We describe the epidemiology and antimicrobial susceptibility patterns of Salmonella enterica serovar Typhi (S. Typhi) infection in Laos based on isolates accrued over 18 years at Mahosot Hospital, Vientiane. All blood cultures collected from patients presenting with fever submitted to the Microbiology Laboratory at Mahosot Hospital (February 2000-December 2018) were included. This included patients from Vientiane and four provincial hospitals and one typhoid outbreak investigation. A total of 913 (1.5%) of 60,384 blood cultures were positive for S. Typhi. The majority of isolates with data available (712/898, 79.3%) were ...
Source: The American Journal of Tropical Medicine and Hygiene - Category: Tropical Medicine Authors: Tags: Am J Trop Med Hyg Source Type: research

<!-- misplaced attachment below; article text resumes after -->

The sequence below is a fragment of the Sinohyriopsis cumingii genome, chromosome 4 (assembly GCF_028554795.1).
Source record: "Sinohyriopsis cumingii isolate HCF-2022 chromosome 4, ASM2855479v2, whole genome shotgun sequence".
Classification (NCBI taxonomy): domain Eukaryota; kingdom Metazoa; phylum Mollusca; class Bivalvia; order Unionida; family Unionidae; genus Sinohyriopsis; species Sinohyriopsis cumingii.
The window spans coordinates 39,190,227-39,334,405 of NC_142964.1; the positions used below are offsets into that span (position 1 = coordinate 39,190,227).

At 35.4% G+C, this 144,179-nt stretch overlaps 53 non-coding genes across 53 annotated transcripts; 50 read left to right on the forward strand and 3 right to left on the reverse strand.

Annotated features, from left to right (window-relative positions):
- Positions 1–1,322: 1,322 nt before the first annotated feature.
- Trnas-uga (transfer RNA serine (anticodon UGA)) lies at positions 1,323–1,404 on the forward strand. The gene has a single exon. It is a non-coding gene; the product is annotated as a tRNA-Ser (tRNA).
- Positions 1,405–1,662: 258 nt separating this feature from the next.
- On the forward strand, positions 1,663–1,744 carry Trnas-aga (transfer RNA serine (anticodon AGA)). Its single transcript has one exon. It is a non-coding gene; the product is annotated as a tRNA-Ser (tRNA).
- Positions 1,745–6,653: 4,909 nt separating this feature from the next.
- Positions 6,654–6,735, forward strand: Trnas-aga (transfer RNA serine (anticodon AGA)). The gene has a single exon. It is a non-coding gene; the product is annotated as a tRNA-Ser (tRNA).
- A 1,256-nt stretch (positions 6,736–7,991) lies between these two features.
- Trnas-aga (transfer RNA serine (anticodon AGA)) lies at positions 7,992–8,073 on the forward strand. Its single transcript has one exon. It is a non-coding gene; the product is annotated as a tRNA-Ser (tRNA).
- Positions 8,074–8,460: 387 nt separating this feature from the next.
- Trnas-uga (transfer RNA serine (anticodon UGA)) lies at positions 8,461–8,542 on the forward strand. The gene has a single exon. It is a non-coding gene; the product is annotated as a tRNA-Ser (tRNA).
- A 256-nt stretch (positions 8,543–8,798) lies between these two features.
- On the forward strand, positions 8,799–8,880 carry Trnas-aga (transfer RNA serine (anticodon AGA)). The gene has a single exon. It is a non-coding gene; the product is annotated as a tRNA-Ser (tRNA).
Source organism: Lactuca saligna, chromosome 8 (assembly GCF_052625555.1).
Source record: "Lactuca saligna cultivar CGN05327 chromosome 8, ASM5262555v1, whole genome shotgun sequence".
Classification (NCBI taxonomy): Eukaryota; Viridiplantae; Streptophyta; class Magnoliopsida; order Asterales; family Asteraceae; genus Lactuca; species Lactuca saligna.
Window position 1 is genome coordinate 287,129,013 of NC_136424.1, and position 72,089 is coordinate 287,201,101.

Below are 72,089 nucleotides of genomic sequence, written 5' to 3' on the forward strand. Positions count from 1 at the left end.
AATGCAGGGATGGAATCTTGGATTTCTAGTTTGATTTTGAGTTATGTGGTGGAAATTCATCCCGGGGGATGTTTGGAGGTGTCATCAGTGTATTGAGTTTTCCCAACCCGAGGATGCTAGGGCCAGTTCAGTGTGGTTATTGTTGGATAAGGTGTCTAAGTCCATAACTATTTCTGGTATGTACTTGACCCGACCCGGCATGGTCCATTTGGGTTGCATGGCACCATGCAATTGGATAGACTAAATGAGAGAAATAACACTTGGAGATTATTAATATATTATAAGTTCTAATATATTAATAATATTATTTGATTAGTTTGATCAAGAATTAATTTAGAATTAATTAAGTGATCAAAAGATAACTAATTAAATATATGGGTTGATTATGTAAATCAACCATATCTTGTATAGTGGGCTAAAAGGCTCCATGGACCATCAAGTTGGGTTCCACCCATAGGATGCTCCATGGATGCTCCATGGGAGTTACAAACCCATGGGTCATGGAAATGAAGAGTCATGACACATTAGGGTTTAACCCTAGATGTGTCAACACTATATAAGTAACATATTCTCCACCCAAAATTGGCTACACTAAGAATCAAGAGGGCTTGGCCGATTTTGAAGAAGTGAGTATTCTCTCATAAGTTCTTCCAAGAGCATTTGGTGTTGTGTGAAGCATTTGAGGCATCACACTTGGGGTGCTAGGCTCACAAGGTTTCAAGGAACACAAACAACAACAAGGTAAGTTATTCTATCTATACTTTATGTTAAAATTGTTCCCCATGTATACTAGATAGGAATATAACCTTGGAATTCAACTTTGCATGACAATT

The burden of diarrheal diseases is very high, accounting for 1.7 to 5 billion cases per year worldwide. Typhoid Fever (TF) and Cholerare potentially life-threatening infectious diseases mainly transmitted through the consumption of food, drink or water that have been contaminated by the feces or urine of subjects excreting the pathogen. TF is mainly caused by Salmonella typhi whereas Cholera is caused by intestinal infection by the toxin-producing bacterium Vibrio cholerae. These diseases typically affect low- and middle-income countries where housing is overcrowded and wa...
Source: Journal of Preventive Medicine and Hygiene - Category: International Medicine & Public Health Source Type: research